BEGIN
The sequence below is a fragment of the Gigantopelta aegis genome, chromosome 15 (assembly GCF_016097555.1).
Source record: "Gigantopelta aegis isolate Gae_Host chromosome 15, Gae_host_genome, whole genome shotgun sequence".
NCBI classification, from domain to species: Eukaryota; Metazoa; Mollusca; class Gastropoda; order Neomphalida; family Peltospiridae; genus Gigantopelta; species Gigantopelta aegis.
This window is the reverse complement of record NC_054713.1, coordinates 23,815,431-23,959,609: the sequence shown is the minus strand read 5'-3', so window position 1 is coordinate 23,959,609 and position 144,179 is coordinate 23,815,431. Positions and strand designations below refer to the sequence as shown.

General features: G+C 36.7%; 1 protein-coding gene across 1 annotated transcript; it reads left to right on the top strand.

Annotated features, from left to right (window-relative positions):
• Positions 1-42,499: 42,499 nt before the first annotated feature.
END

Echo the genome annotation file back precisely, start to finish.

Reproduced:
The sequence below is a fragment of the Gigantopelta aegis genome, chromosome 15 (assembly GCF_016097555.1).
Source record: "Gigantopelta aegis isolate Gae_Host chromosome 15, Gae_host_genome, whole genome shotgun sequence".
NCBI classification, from domain to species: Eukaryota; Metazoa; Mollusca; class Gastropoda; order Neomphalida; family Peltospiridae; genus Gigantopelta; species Gigantopelta aegis.
This window is the reverse complement of record NC_054713.1, coordinates 23,815,431-23,959,609: the sequence shown is the minus strand read 5'-3', so window position 1 is coordinate 23,959,609 and position 144,179 is coordinate 23,815,431. Positions and strand designations below refer to the sequence as shown.

General features: G+C 36.7%; 1 protein-coding gene across 1 annotated transcript; it reads left to right on the top strand.

Annotated features, from left to right (window-relative positions):
• Positions 1-42,499: 42,499 nt before the first annotated feature.